The phone call came a few weeks ago. The California State Parks Foundation was asking me to speak on the steps of the state capitol to a small rally. Comprised of concerned businesses, the folks at the rally were dropping off letters to Governor Brown supporting state parks and attending an Assembly committee meeting to discuss the impact of closing 70 state parks next year. I quickly accepted.
State parks are a tremendous resource for Sports Leisure customers and therefore, our business. We regularly visit state parks throughout California, many of which are on the closure list: Bidwell Mansion, Benicia State Capitol Park, Leland Stanford Mansion, and the Weaverville Joss House to name just a few. These parks provide not only products to sell and income for our company, more importantly they provide destinations for our customers to discover or re-discover.
Of course, they also generate income for the state through admissions and use fees. These figures say nothing about the local businesses adjacent to these parks that also rely on them for income; income that generates sales and employment taxes. In fact, the California State Parks Foundation estimates that for every dollar the state invests in a state park, it receives $2.35 back to its general fund.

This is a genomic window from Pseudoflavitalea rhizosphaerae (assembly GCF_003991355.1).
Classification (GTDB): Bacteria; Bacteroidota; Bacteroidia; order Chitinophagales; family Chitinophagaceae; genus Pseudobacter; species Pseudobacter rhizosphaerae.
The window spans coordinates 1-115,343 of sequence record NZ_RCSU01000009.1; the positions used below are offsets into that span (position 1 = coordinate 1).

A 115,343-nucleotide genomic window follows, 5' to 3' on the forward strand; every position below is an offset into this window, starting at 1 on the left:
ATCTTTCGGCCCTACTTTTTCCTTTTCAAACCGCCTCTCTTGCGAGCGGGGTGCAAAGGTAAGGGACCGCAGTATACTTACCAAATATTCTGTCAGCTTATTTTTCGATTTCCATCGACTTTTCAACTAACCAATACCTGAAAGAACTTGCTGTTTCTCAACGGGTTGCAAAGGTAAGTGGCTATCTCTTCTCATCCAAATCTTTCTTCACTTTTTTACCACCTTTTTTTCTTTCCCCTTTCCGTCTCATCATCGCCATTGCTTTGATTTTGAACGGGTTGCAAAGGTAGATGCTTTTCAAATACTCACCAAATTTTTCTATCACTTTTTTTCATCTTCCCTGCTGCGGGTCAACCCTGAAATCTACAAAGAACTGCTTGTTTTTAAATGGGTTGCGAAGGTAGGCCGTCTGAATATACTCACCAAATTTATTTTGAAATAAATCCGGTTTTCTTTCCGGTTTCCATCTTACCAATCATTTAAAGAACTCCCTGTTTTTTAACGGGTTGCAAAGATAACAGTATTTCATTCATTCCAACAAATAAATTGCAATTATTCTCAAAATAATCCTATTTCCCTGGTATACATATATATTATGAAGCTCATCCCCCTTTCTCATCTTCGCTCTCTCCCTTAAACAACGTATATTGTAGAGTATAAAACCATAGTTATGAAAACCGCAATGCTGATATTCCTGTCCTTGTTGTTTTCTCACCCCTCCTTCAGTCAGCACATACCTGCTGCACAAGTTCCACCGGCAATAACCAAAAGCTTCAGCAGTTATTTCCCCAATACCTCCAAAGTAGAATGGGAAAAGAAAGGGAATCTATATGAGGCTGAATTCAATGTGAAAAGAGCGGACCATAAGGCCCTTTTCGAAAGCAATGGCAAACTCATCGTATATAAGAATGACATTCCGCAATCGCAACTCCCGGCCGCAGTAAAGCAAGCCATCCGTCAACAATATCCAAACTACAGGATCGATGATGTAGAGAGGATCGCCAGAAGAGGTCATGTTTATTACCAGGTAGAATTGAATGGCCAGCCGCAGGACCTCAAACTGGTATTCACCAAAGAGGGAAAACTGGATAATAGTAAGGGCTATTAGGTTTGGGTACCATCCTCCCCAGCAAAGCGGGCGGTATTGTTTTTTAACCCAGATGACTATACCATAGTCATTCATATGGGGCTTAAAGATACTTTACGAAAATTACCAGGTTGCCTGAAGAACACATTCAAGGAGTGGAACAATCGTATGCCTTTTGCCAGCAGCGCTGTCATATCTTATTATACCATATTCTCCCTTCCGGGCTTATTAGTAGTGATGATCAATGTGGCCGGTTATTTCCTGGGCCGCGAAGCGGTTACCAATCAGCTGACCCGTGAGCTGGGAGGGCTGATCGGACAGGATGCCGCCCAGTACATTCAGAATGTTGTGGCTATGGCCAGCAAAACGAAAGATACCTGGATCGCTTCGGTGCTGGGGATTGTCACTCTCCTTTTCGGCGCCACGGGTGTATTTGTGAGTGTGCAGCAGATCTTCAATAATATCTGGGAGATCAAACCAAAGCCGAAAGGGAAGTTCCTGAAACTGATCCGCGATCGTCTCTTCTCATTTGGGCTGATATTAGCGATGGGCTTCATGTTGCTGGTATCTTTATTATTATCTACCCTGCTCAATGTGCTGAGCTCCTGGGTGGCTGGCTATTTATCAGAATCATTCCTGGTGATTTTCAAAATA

Naturally these parks will never “close” in the traditional sense of the word. They will be operated under “caretaker” status. But how do you stop people from camping in parks? You can’t just erect a fence around an entire outdoor camping area. If the state has no money to keep them open how will they afford to keep out people who attempt to dismantle or deface buildings or other improvements? How will they prevent illegal activities from occurring? And what about parks that hold priceless treasures like the Governor’s Mansion in Sacramento or Bidwell Mansion in Chico? How will these parks be secured? Will their contents be climate controlled to prevent irreversible damage? And what about the buildings themselves, many of which are on the register of historic places and in need of constant care?
It’s a terrible tragedy that our government is being allowed to sell off our inheritance. If you truly care about state parks and want to preserve them for yourselves and future generations, then you need to act. Speak out by contacting your representatives in Sacramento. Visit a state park or even better, volunteer in one. And spread the word to your family and friends or through social media outlets like Facebook. Only then can we assure these parks remain open to those to whom they truly belong.
To learn more about the state park closures and how you can get involved, head on over to www.savestateparks.org.